When I wrote my first book finnovation back in 2015, one of the very first questions I asked in the book was around the dearth of technology innovation when it came to advice.
Specifically, I put the question out there…
What a difference seven years makes.
It’s almost like the situation has been reversed. There are so many different advice tech, fintech or whatever you want to call it tools which are all designed to help you improve your practice.
At the same time, there’s one truth we all kinda know to be true…
The growing number of tools hasn’t exactly coincided an exponential growth in adviser efficiency, slashing of administration workloads or any number of other benefits we might have expected.
Some of that is due to factors completely unrelated to technology, but there’s also the case to be forward that sometimes, in many cases, in fact, the tech simply wasn’t what was needed.
Square peg in no hole.
I wanted to share with you two questions worth considering before you make a decision to add another technology solution into your practice.
Question 1: Is this going to require more work to achieve the same outcome?
Sounds weird, right? Unfortunately, there are a number of tools out there that actually add complexity to the advice process.
Let’s pick one area – your new client engagement process.
For me, the core objective of the whole first appointment process is to deliver a quality experience whilst minimising the amount of work required to achieve client engagement. This is the most efficient method. Great experience where you don’t start solving the problems until the client say, “I’m in”.
Some of the best advisers I know are those who’ve mastered the ability to meet with a potential client with no pre information and have a really powerful, insightful and inspiring conversation which, once delivered provides the potential client complete clarity over what they need to do and commitment to start the process of getting advice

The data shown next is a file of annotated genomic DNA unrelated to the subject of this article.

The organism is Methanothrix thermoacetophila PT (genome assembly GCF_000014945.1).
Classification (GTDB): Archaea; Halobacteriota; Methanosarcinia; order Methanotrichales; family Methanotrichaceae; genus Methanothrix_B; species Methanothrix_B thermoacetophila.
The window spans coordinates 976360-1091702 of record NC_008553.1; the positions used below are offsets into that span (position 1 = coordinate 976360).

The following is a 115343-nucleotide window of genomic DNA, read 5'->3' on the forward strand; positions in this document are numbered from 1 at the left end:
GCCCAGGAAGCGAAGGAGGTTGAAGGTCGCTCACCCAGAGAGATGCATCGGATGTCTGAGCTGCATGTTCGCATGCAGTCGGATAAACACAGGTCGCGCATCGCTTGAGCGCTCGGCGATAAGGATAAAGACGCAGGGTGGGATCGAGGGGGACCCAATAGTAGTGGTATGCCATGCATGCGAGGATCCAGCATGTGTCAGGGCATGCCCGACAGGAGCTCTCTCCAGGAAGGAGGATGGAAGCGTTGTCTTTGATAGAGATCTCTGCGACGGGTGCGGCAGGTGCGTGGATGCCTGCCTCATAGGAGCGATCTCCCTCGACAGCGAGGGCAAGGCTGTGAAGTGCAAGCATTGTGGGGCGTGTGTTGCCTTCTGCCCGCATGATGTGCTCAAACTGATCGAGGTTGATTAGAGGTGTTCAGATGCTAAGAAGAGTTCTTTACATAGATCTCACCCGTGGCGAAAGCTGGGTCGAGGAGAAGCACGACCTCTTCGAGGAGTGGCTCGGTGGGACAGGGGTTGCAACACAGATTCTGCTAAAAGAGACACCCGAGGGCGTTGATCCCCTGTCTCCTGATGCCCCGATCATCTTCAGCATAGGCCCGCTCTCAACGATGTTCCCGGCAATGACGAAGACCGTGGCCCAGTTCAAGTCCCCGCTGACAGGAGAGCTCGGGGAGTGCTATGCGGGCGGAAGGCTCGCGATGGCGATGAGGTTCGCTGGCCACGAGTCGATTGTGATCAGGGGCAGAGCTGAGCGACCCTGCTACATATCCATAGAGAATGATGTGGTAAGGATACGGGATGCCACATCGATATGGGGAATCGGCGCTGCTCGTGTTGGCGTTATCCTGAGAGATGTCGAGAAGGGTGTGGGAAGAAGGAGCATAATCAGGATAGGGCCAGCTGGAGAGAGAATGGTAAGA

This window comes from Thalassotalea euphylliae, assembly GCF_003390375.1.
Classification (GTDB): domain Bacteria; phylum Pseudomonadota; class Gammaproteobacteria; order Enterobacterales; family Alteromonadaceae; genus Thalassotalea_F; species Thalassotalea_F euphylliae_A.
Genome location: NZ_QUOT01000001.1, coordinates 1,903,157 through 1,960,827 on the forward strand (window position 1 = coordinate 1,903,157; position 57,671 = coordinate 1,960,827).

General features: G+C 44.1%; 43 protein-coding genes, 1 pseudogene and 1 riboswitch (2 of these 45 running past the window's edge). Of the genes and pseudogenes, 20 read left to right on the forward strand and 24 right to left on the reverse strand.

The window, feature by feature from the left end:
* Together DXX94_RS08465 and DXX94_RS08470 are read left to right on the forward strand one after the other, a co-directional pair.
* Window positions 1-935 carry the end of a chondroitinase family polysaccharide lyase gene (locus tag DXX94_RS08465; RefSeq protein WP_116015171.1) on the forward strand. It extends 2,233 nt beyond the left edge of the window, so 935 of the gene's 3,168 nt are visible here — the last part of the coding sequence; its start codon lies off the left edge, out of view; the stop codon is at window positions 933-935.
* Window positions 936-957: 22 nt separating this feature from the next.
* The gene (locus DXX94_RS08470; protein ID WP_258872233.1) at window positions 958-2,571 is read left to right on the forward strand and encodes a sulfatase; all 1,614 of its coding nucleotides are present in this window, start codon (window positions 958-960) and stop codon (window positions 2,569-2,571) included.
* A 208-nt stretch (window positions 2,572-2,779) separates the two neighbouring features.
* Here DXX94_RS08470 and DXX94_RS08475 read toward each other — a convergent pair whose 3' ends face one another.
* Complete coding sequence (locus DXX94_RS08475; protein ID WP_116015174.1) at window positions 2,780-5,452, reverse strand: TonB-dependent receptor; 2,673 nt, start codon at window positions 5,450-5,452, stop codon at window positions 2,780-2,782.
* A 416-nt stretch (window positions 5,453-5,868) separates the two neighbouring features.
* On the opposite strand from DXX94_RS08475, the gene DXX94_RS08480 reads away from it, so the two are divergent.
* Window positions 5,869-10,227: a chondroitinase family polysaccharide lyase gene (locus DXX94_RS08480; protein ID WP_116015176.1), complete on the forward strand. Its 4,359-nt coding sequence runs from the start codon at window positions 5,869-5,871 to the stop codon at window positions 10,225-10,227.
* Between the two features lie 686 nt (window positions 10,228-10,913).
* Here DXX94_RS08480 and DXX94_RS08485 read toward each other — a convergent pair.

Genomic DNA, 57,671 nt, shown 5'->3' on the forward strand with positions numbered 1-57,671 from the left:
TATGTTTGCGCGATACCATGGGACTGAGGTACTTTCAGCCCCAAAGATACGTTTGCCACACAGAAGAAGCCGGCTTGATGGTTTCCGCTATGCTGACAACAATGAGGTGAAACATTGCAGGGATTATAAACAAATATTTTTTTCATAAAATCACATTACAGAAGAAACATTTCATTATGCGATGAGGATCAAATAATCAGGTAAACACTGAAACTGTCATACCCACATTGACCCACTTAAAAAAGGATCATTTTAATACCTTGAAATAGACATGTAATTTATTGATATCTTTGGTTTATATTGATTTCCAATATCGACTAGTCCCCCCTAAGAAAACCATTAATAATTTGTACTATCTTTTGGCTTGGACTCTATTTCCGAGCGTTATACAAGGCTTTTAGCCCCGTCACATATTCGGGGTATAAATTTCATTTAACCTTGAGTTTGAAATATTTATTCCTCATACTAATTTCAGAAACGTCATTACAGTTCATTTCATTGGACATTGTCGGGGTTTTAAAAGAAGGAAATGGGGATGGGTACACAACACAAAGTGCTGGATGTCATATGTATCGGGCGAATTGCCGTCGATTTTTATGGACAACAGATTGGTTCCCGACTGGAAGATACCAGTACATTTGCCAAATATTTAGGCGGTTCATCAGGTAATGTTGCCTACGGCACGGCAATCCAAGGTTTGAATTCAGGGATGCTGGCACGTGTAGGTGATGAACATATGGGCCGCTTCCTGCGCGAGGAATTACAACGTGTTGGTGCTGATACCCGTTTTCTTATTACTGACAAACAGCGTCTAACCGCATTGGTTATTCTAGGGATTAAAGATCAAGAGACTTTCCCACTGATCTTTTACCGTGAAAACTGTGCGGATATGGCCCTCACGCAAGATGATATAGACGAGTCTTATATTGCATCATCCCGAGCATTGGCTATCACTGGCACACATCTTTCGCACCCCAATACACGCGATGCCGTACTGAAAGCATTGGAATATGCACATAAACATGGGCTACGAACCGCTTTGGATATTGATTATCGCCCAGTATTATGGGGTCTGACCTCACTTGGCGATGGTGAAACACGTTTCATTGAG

One and half hours to a yes or a no. No tech required.
Much of the software designed to assist with this takes a different tack, built with the intention of trying to provide solutions and map things out in a way to convert clients.
Now here’s the thing. If you are someone who genuinely struggles to convert clients, get the heart of what they really want, talk about the transformation, then maybe this is the right thing for you.
However, if you are good at having conversations with clients, good at helping them define their goals, good at making a connection and, most importantly, you’re good at helping diagnose their issues and show them a way forward, then is adding another few hours of work to that process really the best option?
Question 2: Is it actually going to help me get a result?
Let’s go back to our first appointment tool.
Let’s say you feel like it can help you do things better. What exactly is “better”? What’s the purpose?
Are you trying to reduce fee sensitivity? Get engagement sooner? Reduce the time it takes to get clients to give you their info? Are you wanting to increase conversion rates?
Or is it some tangible definition that just makes you feel better?
Sometimes people adopt software tools because they look good, or they like the idea of it, or they think it’ll give them something they’re missing, not because they’re actually solving a problem.
So, before you go and spend hundreds of bucks a month on something it may be worth asking, “What’s the itch I’m trying to scratch? What’s the problem I’m trying to solve and is it a problem that actually needs solving”
You could save yourself more than just money.